Chirk, Wrexham, Wales Genealogy
History[edit | edit source]
CHIRK, a parish, in the union of Oswestry, hundred of Chirk, county of Denbigh, North Wales, 5¾ miles (N.) from Oswestry, on the road from London to Holyhead and Dublin. This parish is remarkable in history as the scene of a conflict between part of the forces of Henry II. and the Welsh, which took place in 1165, in a deep and picturesque valley, along which runs the river Ceiriog, on the west and south sides of Chirk Castle. The church, dedicated to St. Mary, is a handsome edifice, with a square tower containing a ring of bells, and measures fifty-seven feet in length and thirty-nine in width. 
The town of Chirk, and much of the surrounding area was for centuries under the influence of nearby Chirk Castle and, later, the Trevor family of Brynkinallt in Chirk.
The parish of Chirk was divided into five townships:
- Halton (Welsh: Halchdyn)
- Brynkinallt (Welsh: Bryncunallt)
- Pen y Clawdd
Chirk was formerly a coal mining community, with coal being worked since the 17th century. The largest of these collieries were Black Park (one of the oldest in the north of Wales) and Brynkinallt. All mining ceased in the area during the 1960s.
It was a coaching stop on the old mail coach route along the A5 road from London to Holyhead.
The Chester to Ruabon railway had been extended south to Shrewsbury by 1848 with stations at Llangollen Road (at Whitehurst) and Chirk. South of the town a railway viaduct was constructed by Henry Robertson to take the line over the Ceiriog Valley.
|County bef 1974||add here|
|County 1 Apr 1974-31 Mar 1996||add here|
|County 1 Apr 1996 -||add here|
|Civ Reg District||Oswestry (1881)|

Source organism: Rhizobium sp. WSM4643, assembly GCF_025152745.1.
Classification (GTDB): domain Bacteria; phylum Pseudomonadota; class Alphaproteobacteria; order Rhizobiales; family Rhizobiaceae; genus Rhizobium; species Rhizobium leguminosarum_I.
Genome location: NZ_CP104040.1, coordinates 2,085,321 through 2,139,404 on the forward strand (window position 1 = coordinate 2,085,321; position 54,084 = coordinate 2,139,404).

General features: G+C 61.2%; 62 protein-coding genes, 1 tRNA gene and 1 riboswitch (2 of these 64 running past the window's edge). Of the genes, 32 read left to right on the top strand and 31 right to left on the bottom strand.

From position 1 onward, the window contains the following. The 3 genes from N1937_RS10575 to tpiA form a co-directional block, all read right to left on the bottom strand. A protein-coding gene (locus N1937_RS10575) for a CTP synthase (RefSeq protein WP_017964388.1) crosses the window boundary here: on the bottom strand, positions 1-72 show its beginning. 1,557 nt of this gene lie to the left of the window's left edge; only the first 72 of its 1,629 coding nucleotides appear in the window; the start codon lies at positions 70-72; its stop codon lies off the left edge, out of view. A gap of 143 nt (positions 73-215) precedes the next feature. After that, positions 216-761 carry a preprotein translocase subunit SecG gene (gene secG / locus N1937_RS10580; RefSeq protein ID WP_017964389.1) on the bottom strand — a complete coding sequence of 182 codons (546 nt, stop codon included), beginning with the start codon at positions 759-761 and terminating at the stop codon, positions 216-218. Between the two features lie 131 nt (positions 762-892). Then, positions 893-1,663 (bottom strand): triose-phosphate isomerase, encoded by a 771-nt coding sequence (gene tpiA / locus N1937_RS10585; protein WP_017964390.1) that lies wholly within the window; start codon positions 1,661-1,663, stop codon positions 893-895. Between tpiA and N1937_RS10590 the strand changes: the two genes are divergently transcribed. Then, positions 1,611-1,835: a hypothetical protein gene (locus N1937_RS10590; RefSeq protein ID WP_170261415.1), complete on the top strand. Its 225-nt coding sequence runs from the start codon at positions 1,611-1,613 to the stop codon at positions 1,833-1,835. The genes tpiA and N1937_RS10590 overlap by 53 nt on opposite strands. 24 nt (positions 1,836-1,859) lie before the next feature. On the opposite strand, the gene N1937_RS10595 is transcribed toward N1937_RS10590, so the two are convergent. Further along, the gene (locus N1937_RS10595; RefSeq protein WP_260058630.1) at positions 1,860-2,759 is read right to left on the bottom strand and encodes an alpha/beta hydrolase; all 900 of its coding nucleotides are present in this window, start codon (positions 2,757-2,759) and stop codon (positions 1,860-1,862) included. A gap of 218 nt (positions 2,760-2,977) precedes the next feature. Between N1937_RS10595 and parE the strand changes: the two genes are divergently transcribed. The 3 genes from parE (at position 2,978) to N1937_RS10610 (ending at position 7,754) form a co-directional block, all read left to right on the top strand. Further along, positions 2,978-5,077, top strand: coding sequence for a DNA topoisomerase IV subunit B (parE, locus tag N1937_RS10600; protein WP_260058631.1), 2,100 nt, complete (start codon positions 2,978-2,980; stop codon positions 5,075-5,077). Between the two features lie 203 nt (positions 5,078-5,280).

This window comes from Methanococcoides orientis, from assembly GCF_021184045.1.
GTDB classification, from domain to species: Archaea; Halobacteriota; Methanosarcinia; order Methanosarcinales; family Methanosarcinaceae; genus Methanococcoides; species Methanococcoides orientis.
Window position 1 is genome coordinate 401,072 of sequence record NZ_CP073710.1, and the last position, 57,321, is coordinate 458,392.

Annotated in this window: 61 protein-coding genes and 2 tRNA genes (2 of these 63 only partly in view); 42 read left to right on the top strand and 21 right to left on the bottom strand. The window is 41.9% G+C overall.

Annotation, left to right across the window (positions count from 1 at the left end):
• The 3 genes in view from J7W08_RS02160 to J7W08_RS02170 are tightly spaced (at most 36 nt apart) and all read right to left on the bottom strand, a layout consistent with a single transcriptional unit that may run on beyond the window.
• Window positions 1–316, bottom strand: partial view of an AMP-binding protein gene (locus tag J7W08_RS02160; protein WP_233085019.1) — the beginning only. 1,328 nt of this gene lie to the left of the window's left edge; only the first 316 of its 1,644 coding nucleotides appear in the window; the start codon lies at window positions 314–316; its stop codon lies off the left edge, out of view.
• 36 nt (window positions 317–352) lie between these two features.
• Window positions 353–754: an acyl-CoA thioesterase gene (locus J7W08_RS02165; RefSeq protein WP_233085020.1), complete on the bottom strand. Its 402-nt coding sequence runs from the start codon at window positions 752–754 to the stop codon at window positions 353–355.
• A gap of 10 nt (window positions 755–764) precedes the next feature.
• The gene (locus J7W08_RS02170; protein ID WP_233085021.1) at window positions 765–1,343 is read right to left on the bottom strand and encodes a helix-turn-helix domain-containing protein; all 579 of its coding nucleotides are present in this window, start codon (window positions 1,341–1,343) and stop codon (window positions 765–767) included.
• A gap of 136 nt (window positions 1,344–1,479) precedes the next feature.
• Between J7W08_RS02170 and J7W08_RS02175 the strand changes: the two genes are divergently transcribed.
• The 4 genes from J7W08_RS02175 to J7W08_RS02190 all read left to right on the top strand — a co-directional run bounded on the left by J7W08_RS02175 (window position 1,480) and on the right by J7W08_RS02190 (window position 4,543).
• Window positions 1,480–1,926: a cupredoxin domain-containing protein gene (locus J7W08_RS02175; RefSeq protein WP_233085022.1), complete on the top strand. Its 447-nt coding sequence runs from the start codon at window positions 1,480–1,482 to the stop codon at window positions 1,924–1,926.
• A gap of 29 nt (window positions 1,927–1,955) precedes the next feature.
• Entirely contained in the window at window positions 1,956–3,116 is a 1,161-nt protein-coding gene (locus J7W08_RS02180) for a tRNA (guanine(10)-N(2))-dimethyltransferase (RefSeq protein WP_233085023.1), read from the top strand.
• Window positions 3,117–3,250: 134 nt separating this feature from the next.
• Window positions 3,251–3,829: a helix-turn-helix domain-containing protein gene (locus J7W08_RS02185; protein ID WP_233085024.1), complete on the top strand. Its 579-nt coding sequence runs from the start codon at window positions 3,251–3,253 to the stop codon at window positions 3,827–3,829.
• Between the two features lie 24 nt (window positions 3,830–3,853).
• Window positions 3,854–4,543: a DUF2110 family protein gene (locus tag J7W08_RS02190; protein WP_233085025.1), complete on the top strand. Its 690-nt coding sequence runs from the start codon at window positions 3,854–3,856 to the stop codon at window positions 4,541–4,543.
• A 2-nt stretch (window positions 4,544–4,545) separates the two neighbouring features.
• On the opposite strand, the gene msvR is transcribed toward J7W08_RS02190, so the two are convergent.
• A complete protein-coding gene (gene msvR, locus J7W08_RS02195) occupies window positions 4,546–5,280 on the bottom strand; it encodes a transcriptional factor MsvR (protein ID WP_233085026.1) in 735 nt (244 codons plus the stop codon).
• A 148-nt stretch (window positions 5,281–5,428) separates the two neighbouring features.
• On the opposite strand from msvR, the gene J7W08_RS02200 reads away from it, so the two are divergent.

|Reg Sub-district||St. Martin (1881)|
|Probate Court||add here|
|Rural Deanery||add here|
|Poor Law Union||Oswestry|
Administration[edit | edit source]
|1536 - 31 March 1974||Denbighshire|
|1 April 1974 - 31 March 1996||Clwyd|
|from 1 April 1996||Wrexham|
Records[edit | edit source]
Civil Records[edit | edit source]
Births, marriages and deaths in Chirk are recorded in the GRO indexes as:
|1 Jul 1837 - 30 Sep 1935||St. Martin's||Oswestry||XVIII (1837-51)|
|1 Oct 1935 - 1974||Wrexham||11b (1935-1946)|
Church Records[edit | edit source]
The following Chirk Parish Registers have been deposited at the National Library of Wales in Aberystwyth:
|Baptisms||1678 - 1956|
|Marriages:||1611 - 1971|
|Burials||1611 - 1975|
There are no official records available on the IGI for Chirk parish.
Nonconformist Church Records[edit | edit source]
Census Records[edit | edit source]
Census records from 1841 to 1911 are available online. For access, see England Census Records and Indexes Online. Census records from 1841 to 1891 are also available on film through a Family History Center or at the Family History Library.
The parish of Chirk formed part of the Oswestry Registrar's District.
|1841||HO107/1399 Book 1 Folio 1 - Book 4 Folio 20|
|1851||HO107/1399 Folios 770-829|
|1861||RG9/1880 Folios 67-116|
|1871||RG10/2784 Folios 3-56|
|1881||RG11/2661 folios 36-95|
|1891||RG12/2188 folios 126-179|
Probate Records[edit | edit source]
Poor Law Union Records[edit | edit source]
In 1791, the Hundred of Oswestry and the border parishes of Chirk and Llansilin were incorporated under a local Act for poor relief. A workhouse was built at Morda.
The records for the Oswestry Union are held at Shropshire Record Office in Shrewsbury, Shropshire, England.
Maps and Gazetteers[edit | edit source]
Bibliography[edit | edit source]
- C Neville Hurdsman, "A History of the Parish of Chirk", 1996, ISBN:187242452X
Websites[edit | edit source]
- Ordnance Survey map of Chirk
- Chirk War Memorial at Clwyd FHS
- Chirk Parish Church at Clwyd FHS
- Chirk Parish Church at CPAT.
References[edit | edit source]
- Lewis, Samuel A., A Topographical Dictionary of Wales (1849). Adapted. Date accessed: 11 September 2014.